henry repeating arms rifle
The rifle is a reproduction of the first lever gun ever produced, patented by Benjamin Tyler Henry in 1860. Henry Repeating Arms

The Cody Firearms Museum in Wyoming, which houses the most comprehensive collection of firearm sin the country, has recently been renovated and expanded. Henry Repeating Arms has partnered with Baron Engraving of Trumbull, Connecticut to create a one-of-a-kind hand-engraved New Original Henry Rifle to be auctioned off to benefit the museum.

Engraved by Baron’s master engraver, Rob Bunting, the gun’s embellishments were inspired by a design by a Samuel Hoggson factory-engraved 1860s era Henry rifle found in the collections of the Cody Museum.

The full-coverage engraving features Hoggson’s signature large grape leaf motif, a classic buck scene, and leafy scroll cuts. The serial number of the rifle also denotes its collectible status: 01CFM2019.

“The Cody Firearms Museum is a must-visit for anyone interested in firearms or American history. It’s truly an extraordinary collection, and we’re very proud that we’re able to be a part of the Grand Re-opening,” said Anthony Imperato, President of Henry Repeating arms. “Firearms play such an integral role in our nation’s history, so we had to jump at the opportunity to ensure that this collection stays around for more generations to enjoy.”

detailed engraving on henry repeating arms lever rifles
The engravings on the brass receiver are inspired by a design by a Samuel Hoggson factory-engraved 1860s era Henry rifle found in the collections of the Cody Museum. Henry Repeating Arms

The rifle is a line-by-line reproduction of the first lever action rifle ever put into production, patented by Benjamin Tyler Henry in 1860. The only differences are minor changes needed to utilize a modern caliber to replace the original and extinct .44 Henry Rimfire.

The all brass receiver matches a brass crescent buttplate on an extra-fancy American Walnut stock and forend. The octagonal barrel is polished, blued steel.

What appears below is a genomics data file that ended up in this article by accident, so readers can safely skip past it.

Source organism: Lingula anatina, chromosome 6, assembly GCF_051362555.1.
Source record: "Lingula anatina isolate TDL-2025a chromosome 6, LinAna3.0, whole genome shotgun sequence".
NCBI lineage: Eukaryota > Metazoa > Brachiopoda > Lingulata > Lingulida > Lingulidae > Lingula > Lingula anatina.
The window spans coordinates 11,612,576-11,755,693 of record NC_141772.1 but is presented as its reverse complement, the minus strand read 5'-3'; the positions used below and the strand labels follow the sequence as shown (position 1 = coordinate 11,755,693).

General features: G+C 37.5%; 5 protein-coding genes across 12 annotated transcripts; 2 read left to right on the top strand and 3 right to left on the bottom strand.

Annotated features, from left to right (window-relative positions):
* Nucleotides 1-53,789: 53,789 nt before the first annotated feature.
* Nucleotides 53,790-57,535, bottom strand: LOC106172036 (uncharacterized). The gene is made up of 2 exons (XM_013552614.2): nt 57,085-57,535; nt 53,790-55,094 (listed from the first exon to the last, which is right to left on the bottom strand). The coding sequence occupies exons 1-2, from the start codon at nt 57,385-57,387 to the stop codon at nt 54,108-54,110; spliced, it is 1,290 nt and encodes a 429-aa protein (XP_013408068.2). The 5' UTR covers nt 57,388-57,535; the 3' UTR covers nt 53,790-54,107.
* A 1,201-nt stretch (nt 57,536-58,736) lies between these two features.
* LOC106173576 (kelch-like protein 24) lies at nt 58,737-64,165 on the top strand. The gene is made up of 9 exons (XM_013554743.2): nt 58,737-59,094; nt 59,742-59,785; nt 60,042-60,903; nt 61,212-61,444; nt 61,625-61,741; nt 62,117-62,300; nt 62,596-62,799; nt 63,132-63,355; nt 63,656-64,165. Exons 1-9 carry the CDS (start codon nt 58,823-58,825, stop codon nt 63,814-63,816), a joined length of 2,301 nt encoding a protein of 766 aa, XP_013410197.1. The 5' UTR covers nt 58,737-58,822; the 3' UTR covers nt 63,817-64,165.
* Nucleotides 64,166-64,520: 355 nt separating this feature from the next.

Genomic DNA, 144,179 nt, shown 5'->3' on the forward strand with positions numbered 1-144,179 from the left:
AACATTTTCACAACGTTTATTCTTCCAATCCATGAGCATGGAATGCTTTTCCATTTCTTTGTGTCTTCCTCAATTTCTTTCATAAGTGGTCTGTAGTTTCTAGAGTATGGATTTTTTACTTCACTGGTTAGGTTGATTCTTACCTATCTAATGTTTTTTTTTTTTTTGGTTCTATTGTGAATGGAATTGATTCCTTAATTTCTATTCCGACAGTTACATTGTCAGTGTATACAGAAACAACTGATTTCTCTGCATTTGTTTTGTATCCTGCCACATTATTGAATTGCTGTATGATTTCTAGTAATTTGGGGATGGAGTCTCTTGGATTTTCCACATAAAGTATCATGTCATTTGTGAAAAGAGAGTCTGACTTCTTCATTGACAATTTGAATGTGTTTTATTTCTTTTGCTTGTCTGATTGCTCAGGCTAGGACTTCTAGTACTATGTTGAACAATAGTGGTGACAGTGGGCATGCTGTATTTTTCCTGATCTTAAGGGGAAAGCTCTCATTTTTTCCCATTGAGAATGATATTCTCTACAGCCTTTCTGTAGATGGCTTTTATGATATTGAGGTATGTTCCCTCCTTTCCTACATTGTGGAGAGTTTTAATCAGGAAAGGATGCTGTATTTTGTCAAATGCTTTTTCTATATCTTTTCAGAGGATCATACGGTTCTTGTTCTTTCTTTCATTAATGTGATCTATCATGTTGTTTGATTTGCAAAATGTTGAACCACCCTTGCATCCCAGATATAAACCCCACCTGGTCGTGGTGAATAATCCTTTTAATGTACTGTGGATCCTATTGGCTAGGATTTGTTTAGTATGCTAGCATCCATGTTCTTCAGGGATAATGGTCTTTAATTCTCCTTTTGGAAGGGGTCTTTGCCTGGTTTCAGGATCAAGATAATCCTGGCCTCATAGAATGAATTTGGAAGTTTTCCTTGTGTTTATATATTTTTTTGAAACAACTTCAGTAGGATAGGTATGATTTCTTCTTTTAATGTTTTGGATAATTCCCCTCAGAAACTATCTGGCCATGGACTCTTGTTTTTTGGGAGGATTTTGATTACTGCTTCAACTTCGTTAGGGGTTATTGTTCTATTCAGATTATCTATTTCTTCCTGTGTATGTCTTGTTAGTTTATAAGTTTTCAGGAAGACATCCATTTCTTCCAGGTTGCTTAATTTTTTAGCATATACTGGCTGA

The rifle is a featured auction item on, item #816952721. Online bidding will close during the Grand Re-opening ceremonies at the Cody Firearms Museum on July 6, 2019.

“We are really excited to be working with Henry, Baron, and Davidson’s on both of these projects and grateful that the proceeds are going to the Cody Firearms Museum renovation,” said Ashley Hlebinksy, the Robert W. Woodruff Curator of the Cody Firearms Museum at the Buffalo Bill Center of the West.

“This reimagining of the Cody Firearms Museum has been a long process and it’s neat to see these companies come together to create a re-imagining of a historic gun and engraving style,” Hlebinsky added.

From a Henry press release: To complement this one-of-a-kind rifle, a unique collector’s series is also being offered to benefit the Cody Firearms Museum. The first offering of the series is a unique rifle built on Henry’s award-winning Golden Boy, engraved by Baron Engraving. These rifles are available to retailers exclusively through Davidson’s of Prescott, AZ and are available to the public at Davidson’s Gallery of Guns.

The combined effort of Henry, Baron Engraving and Davidson’s are expected to raise over $100,000 to help support the continued revitalization of the Cody Museum.

rob bunting of baron engraving
Rob Bunting of Baron Engraving working on the one-of-a-kind rifle. Henry Repeating Arms

A Bit About the Cody Museum

The Cody Firearms Museum at the Buffalo Bill Center of the West interprets over 800 years of history with more than 20,000 artifacts. It was built in its own space in 1991 and renovated this year. The museum seeks to lay a foundation for all types of visitors about the history of firearms and the many ways in which they have been made and used, including manufacturing and technology, sport and war, defense and crime, as well as presentation and art.

The facility houses an international collection of firearms, ammunition, and accouterments dating from the 1200s up to the present day. The museum’s mission is to display a large portion of its encyclopedic collection while engaging with the artifacts’ historical stories that chronicle the roles of firearms: good, bad, and indifferent in the history of human endeavor.